Several sources reported yesterday that the latest updates to the app Metro Paris Subway had (99 cents, iTunes link) appeared on the iTunes App Store, bringing it up to version 3.0. Amongst many nice new and updated features, this version also brings augmented reality to the iPhone, officially, for the first time.
So, it’s finally here. Augmented Reality (AR) has hit the iPhone, and nothing will ever be the same again. Prepare for the Future.
Except…don’t bother. Why, you ask?
Because it’s just not that exciting. It’s definitely cool, sure. But after the initial novelty wears off, you’ll be back to boasting to friends about how well Copy & Paste works on your $300 cell phone and, only if you remember (and only if you’re in the right geographical location), you might you fire up your AR app of choice.
To be clear, Metro Paris Subway isn’t designed to be an AR app first and foremost. It has been available for some time, and augmented reality functionality is just one of many new features added in the 3.0 update. Other features include support for push notifications, in-app purchases and quick-view disruption reporting via the application icon’s badges. It just so happens that the AR feature is the first of its kind to get official approval and distribution from Apple (s aapl).
AR is the new way of seeing the world. Put ever so simply, it’s made possible by the iPhone’s GPS, magnetometer and camera gathering their data together and comparing it with a database of geo-coordinates optionally tied to images of what’s at those coordinates. Yeah, that’s the simple overview. It can get far more complicated and nuanced than that, but the underlying premise remains the same irrespective of which platform or software you use.
The upshot is that you point your camera at, say, Nelson’s Column in Trafalgar Square and, in real time, overlaid on the image on your screen, a box appears telling you that you’re looking at Nelson’s Column. Another box tells you you’re standing in Trafalgar Square. Optional other boxes might tell you who tweeted there recently.
It sounds terribly exciting, but I suspect once you’ve used it once, the thrill will subside rather quickly.
Scoble recently said of the upcoming technology;
“Augmented Reality apps are about to become the HUGE rage on the iPhone. Why? They demo well.”
He’s quite correct. Take a look at this YouTube video of an augmented reality concept from The Astonishing Tribe:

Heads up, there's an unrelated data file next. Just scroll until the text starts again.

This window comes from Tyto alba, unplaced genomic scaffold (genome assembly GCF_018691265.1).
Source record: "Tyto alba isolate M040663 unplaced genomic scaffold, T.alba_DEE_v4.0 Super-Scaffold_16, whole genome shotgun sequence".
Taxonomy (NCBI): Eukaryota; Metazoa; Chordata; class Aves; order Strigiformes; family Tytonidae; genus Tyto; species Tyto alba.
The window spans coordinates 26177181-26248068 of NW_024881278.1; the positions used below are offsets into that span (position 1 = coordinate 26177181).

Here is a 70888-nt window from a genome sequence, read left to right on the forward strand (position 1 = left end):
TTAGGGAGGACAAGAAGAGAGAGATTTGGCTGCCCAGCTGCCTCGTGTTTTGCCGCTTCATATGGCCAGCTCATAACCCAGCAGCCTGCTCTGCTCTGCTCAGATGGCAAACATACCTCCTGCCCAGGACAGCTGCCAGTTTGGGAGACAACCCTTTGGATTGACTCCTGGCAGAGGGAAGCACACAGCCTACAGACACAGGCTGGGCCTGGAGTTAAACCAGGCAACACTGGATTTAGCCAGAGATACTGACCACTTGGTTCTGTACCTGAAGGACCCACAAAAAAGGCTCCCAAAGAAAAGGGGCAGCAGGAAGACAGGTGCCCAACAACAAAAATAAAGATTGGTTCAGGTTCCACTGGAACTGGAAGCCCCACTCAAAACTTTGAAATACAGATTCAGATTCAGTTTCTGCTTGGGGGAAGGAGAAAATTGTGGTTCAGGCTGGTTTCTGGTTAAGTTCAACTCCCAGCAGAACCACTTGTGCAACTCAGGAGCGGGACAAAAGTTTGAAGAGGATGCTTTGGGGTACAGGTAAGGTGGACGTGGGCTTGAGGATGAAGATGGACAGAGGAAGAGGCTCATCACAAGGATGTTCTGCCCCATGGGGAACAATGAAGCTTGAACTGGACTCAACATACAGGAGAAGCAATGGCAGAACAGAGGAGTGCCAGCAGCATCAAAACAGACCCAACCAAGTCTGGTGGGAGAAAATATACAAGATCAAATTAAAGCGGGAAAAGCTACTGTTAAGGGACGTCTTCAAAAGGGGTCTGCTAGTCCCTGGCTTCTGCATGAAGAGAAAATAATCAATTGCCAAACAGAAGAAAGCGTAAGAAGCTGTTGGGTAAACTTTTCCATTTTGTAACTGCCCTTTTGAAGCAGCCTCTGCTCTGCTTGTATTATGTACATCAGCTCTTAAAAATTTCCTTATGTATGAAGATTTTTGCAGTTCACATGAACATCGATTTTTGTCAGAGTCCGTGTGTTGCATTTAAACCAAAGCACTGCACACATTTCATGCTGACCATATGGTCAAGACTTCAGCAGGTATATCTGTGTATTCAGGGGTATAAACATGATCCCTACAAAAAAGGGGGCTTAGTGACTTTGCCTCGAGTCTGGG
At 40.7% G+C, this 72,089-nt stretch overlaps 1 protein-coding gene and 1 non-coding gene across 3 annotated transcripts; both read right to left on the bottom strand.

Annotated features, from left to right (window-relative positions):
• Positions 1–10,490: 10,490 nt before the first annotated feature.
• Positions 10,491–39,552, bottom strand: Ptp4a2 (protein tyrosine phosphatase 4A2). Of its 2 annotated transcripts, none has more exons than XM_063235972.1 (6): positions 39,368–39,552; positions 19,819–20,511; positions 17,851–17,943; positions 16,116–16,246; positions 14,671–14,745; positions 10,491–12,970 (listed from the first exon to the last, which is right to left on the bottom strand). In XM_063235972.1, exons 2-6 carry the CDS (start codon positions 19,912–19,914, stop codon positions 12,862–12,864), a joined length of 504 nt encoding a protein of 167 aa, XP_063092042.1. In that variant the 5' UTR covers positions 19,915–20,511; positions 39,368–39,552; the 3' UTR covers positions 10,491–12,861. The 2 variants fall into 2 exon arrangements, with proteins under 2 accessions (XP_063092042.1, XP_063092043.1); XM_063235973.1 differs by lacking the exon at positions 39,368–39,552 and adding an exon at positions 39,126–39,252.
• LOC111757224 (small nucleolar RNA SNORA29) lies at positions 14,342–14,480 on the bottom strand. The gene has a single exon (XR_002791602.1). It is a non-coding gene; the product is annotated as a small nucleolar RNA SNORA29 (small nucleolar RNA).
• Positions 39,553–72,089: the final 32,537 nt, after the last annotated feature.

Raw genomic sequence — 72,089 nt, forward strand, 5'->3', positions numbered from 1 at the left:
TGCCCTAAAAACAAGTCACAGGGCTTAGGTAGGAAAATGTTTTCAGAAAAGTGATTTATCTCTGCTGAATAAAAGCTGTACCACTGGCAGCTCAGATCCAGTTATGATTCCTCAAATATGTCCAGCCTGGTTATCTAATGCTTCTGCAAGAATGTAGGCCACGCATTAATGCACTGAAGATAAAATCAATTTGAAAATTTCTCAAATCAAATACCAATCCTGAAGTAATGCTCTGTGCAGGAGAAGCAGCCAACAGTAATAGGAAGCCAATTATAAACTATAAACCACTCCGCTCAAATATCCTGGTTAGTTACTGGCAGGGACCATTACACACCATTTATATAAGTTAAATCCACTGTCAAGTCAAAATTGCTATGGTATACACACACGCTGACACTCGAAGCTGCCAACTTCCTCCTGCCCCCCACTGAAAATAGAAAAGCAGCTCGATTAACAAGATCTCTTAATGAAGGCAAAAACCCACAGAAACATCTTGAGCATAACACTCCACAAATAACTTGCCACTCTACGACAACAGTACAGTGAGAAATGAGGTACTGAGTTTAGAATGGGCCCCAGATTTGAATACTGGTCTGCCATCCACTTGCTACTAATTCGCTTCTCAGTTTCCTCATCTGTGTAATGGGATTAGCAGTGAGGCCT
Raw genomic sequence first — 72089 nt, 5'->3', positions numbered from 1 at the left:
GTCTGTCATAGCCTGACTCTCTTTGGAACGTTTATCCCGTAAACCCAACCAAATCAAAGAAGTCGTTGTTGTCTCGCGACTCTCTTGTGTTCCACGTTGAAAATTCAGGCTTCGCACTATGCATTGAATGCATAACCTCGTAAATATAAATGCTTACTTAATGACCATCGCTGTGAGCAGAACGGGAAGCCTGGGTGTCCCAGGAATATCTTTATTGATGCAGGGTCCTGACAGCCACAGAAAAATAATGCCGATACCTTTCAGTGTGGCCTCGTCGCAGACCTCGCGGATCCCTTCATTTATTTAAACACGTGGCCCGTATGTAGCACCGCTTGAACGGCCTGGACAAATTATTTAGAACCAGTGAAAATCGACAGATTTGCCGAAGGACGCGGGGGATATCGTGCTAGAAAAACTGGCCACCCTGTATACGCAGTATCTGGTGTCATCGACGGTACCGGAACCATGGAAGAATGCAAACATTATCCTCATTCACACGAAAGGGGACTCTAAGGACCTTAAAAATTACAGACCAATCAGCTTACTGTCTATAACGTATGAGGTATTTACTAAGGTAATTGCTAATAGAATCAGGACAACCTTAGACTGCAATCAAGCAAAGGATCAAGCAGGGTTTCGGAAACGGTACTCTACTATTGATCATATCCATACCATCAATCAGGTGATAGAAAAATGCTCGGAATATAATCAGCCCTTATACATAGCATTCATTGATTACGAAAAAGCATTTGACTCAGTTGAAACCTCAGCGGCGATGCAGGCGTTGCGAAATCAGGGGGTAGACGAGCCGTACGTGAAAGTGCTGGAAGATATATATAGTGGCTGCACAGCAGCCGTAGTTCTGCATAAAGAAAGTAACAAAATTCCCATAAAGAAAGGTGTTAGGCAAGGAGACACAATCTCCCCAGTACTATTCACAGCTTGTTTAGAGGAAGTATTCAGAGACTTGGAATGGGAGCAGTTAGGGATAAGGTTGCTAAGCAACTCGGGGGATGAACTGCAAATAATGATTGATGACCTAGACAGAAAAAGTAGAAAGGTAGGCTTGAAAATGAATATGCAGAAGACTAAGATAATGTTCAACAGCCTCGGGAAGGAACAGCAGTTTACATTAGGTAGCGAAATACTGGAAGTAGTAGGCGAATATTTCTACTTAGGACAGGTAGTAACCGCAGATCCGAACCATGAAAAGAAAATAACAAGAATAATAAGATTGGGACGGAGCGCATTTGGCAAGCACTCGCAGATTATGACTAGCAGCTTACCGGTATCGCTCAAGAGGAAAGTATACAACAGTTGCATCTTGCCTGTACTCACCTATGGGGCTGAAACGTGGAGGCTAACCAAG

Even More Impressive If You’re NOT American
I don’t know why, but AR is gaining more traction outside the States. In a TechCrunch article from the 17th of this month, it was noted how science fiction writer (and WIRED contributor) Bruce Sterling had:
“…pointed out that the biggest language bases for AR are actually Korean and Dutch with English coming in third. Similarly, the greatest interest is not in San Francisco but places like Singapore, Lisbon and Amsterdam. Could this be a new tech industry which does not revolve around Silicon Valley?”
Sterling reportedly referred to AR as a “technovisionary’s dream come true” but warned that, as with any big technology destined for the big time, it would be susceptible to:
“…the AR equivalents of spam and online criminality, the Gartner hype cycle, the environmental impact. [Sterling] imagined a ‘Crack dealers layer’ or ‘Neo-nazi’s occupation guide to Amsterdam’.”
I can already hear the plaintive wails of so-called “Privacy Advocates” who didn’t give a damn when AR apps appeared on Google’s (s goog) Android platform. But the iPhone is so much more popular and for most publications (even those not usually interested in technology), it’s fashionable to write about Apple and its products.
Of course, it’s only a matter of time before we see the App Store crowded with AR-enabled apps. Some of them will be great, and a small fraction of those will be revolutionary. But most, I expect, will be time and battery-draining garbage.